Most of us dislike getting criticized. It's our natural reaction to feedback.
Great feedback is specific, and criticizes a behaviour instead of a person. It's delivered with kindness.
But most of the feedback we receive isn't like that.
And we react poorly. We interrupt and dispute claims. We disagree. We seek to be right, not to listen.
You can feel when this happens. Someone gets criticized at work and disputes it. You cringe. That’s what taking feedback poorly looks like.
Playing hockey growing up, it was normal—from some coaches—to get yelled at during practice. Not paying attention to details, making a mistake, not working hard enough.
Those that disputed it got yelled at more. Those that worked it off—those who dug in and improved—didn’t get bothered as much.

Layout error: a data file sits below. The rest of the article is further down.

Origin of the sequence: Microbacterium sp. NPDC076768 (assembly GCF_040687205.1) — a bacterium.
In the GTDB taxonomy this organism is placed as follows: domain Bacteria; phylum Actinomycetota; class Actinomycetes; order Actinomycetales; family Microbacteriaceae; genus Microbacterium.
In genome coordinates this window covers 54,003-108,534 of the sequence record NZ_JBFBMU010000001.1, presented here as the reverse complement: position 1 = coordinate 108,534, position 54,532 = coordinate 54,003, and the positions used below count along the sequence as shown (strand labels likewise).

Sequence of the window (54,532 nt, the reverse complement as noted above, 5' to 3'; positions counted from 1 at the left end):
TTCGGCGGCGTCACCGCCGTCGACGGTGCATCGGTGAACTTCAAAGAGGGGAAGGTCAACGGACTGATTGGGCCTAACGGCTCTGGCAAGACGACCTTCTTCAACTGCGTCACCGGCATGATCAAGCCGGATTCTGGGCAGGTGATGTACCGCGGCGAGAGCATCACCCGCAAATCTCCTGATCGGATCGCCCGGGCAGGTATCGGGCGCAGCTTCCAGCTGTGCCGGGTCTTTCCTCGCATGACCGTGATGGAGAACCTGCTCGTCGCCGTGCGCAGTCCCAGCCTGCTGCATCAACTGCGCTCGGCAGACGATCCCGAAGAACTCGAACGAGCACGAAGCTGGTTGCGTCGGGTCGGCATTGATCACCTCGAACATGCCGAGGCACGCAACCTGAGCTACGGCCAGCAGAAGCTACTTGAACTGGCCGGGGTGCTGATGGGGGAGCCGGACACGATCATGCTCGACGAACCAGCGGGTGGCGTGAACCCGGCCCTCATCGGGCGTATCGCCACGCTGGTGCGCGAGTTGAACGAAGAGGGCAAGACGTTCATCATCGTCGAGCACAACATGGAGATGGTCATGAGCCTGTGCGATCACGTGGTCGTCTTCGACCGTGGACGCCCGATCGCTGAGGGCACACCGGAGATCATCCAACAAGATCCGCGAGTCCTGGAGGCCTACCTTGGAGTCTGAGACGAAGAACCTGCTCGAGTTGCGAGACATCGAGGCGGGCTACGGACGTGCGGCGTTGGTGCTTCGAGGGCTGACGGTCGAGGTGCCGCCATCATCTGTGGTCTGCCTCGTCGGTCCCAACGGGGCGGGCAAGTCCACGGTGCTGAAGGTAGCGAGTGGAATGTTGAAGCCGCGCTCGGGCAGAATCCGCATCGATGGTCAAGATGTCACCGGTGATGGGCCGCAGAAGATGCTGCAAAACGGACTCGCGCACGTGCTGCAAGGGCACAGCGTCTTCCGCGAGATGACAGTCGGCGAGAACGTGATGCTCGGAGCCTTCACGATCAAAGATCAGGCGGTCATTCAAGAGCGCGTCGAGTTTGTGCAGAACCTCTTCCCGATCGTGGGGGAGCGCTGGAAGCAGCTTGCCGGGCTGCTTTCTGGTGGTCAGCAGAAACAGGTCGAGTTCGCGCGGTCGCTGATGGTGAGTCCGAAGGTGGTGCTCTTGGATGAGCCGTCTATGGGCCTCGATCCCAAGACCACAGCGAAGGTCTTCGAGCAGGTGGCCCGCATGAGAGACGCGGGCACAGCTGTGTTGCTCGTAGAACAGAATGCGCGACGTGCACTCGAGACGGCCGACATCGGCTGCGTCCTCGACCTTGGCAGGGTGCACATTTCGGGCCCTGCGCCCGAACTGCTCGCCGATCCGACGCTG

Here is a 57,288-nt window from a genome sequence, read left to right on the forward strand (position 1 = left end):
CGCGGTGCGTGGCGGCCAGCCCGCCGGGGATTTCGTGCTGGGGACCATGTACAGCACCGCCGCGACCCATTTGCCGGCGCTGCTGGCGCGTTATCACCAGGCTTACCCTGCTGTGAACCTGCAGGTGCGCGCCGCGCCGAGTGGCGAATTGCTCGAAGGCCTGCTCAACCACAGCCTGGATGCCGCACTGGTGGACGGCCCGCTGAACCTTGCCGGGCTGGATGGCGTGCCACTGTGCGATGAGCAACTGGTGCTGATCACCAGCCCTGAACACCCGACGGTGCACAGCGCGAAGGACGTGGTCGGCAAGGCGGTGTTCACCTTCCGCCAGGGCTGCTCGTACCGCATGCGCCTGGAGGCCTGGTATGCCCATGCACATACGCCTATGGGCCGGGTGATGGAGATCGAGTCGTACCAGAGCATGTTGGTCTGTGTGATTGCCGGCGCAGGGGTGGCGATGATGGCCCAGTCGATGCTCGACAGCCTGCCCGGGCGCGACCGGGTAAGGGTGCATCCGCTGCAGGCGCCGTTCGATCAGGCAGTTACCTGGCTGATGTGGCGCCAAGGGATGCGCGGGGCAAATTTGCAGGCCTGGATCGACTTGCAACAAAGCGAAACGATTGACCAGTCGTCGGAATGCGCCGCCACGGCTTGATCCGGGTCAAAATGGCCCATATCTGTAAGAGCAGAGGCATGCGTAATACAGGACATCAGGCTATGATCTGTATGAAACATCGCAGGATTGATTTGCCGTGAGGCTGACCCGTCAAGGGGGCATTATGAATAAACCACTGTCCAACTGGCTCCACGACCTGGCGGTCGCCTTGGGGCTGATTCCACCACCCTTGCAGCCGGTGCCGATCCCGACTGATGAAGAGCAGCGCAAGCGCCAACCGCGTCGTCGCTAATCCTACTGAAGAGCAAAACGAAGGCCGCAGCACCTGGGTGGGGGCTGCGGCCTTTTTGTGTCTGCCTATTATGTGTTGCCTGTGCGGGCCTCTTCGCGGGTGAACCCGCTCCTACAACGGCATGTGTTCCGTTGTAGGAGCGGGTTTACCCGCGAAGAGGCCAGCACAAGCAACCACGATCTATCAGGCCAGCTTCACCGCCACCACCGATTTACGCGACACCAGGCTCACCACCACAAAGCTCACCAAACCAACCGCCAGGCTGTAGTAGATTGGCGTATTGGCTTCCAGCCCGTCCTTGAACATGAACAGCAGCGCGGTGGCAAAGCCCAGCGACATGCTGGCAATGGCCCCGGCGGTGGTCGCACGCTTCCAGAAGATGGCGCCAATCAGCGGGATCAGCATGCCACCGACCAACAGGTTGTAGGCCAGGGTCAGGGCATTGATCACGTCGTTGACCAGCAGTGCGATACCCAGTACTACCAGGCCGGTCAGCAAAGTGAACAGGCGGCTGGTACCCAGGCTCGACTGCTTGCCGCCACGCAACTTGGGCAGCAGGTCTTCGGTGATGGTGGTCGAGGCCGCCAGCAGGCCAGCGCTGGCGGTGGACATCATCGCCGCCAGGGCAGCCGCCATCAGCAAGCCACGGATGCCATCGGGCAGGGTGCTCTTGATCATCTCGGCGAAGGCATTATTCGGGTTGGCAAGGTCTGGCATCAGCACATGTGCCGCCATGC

It sounds like a tough environment, but when you repeatedly get harsh feedback, you learn to shake it off.
Disputing it doesn’t help, so instead you learn to absorb what you think is useful, and ignore the rest. And you don’t get bothered.
It’s a skill that I didn’t think about much until professional life.
Trying to build businesses and working in startups, mistakes are inevitable. Everyone has an opinion, and often you want to hear it.
But opinions conflict and advice often points you in opposite directions.
It is invaluable to be able to take criticism, listen, think, and then form a course of action.
When you do this well, you win over those that are giving the advice (or criticism).
And that is often more valuable than the criticism itself.